Legal Action Calls on Company to Recall Car Seats Containing Toxic Flame Retardant Chemicals

Oakland, CA-The Center for Environmental Health (CEH) has initiated legal action against the car seat maker Orbit Baby, demanding that the company recall its car seats made with the toxic flame retardant chemical chlorinated Tris (Tris(1,3-dichloro-2-propyl)phosphate (TDCPP), also called Tris). Tris is listed as a chemical known to cause cancer under California’s Prop 65 consumer protection law.  The CEH legal action notes that Orbit’s advertising emphasized that its car seats were made without Tris or other toxic flame retardants, yet independent lab testing commissioned by CEH has found high levels of Tris in the company’s products.

Levels in the company’s car and infant seats were similar to those found in children’s products from other companies prior to their legal agreements with CEH calling for them to eliminate flame retardants. “In twenty years of exposing companies that mislead consumers, this is one of the most outrageous instances of corporate greenwashing that we have ever seen,” said CEH Executive Director Michael Green. “Orbit promised parents a safer car seat made without toxic flame retardants, yet sold them products that put children at risk of high exposures to a cancer-causing chemical. Orbit must take responsibility and recall these toxic car seats.”

Orbit sells high-end car seats, including car seat/stroller “travel systems” that can cost more than $1,500. Referring to brominated flame retardants (BFRs), the company’s advertising claimed that its car seats are “BFR-Free” and “…made without the use of toxic brominated and chlorinated chemicals.”

But independent testing shows that parents who relied on the company’s statements were not getting what they paid for. Tests on several Orbit car seats by CEH and others show that the foam-filling in Orbit car seats contained high levels of Tris, in violation of California law.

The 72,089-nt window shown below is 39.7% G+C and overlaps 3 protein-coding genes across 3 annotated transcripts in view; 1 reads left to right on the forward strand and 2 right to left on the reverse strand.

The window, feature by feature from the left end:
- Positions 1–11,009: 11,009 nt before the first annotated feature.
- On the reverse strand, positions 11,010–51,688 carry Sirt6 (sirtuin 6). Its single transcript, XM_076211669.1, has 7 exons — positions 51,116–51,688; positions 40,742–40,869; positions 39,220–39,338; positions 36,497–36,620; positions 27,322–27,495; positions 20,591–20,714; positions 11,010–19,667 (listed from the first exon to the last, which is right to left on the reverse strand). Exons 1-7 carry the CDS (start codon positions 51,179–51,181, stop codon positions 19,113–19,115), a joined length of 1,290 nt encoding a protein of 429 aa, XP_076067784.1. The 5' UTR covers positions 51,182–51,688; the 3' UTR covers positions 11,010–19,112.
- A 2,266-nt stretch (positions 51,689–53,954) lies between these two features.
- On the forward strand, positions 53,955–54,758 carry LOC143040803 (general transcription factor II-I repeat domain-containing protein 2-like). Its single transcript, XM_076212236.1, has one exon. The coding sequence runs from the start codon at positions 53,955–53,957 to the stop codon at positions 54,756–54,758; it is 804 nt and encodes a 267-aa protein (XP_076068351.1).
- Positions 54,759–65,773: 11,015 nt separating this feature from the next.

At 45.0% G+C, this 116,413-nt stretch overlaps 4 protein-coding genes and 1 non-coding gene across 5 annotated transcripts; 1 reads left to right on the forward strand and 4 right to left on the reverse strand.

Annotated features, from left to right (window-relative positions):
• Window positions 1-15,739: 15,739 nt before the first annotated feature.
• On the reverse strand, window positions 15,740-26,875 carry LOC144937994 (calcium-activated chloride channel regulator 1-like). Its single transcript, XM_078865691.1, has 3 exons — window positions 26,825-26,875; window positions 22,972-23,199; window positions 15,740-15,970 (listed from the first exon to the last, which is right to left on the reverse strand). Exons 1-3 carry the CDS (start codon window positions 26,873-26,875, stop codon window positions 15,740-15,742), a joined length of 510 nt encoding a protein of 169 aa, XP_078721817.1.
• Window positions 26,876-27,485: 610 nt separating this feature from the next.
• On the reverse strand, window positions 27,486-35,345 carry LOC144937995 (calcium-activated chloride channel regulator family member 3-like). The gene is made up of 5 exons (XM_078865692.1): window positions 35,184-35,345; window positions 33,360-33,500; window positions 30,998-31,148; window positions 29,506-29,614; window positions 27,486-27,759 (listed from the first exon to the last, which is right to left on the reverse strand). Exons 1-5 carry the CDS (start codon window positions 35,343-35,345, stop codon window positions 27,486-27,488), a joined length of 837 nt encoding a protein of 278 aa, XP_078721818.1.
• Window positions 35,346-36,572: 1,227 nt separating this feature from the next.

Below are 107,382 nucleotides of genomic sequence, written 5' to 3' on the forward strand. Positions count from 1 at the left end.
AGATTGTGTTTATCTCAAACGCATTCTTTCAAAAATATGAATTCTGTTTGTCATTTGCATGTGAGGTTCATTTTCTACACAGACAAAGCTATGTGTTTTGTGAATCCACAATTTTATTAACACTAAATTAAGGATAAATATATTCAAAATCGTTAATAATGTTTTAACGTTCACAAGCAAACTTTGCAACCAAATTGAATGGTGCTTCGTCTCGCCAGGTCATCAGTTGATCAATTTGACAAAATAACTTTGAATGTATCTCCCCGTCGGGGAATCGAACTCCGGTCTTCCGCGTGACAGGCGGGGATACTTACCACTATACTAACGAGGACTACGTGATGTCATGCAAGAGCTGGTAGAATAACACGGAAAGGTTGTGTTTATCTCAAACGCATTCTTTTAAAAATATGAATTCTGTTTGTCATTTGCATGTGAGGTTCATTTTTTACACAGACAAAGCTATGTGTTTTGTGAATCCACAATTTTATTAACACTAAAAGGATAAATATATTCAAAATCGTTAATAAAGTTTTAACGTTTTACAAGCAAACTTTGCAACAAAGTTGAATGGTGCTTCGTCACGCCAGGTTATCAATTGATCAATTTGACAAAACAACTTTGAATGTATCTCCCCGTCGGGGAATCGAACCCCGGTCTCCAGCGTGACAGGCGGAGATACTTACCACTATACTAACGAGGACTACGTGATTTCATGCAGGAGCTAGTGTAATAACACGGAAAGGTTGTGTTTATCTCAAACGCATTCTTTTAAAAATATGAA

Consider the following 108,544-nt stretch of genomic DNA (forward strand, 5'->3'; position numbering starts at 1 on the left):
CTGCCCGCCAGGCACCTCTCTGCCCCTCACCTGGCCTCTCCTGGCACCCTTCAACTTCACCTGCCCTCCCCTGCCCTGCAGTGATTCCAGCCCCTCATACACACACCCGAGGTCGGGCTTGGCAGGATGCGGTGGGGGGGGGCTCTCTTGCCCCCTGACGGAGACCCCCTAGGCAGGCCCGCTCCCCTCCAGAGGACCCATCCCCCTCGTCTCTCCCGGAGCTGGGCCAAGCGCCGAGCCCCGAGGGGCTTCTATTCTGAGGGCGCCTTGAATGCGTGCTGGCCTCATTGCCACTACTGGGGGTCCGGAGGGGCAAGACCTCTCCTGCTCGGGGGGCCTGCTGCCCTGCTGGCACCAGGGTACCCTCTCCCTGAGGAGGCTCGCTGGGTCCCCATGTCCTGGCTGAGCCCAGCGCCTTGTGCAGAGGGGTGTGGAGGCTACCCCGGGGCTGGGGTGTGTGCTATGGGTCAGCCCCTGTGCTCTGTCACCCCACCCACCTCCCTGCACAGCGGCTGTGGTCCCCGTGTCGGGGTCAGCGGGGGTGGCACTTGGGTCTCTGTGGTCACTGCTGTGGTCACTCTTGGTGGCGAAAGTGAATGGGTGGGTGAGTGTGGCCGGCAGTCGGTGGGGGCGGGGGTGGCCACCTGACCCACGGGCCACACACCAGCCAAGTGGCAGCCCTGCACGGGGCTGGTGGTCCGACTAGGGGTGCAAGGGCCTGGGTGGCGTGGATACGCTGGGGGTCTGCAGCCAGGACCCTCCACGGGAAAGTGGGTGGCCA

In news reports late last year, CBS News found that one retailer informed Orbit of the problem as early as the fall of 2014, yet the company continued to advertise products as flame retardant-free. In a follow-up report yesterday, CBS revealed “body burden” testing showing that high levels of flame retardants were found in one baby who was using an Orbit car seat – levels that decreased dramatically after the parents replaced the car seat.

CEH has reached legal agreements with dozens of companies that make children’s products and furniture, resulting in the companies ending their use of Tris and, in many cases, eliminating all flame retardants from their products. Along with the American Academy of Pediatrics and the International Association of Firefighters, CEH has urged federal regulators to ban flame retardant chemicals from all children’s products, including car seats.

The Center for Environmental Health has a 20-year track record of protecting children and families from harmful chemicals in our air, water, food and in dozens of every day products. CEH also works with major industries and leaders in green business to promote healthier alternatives to toxic products and practices. In 2010, the San Francisco Business Times bestowed its annual “Green Champion” award to CEH for its work to improve health and the environment in the Bay Area and beyond.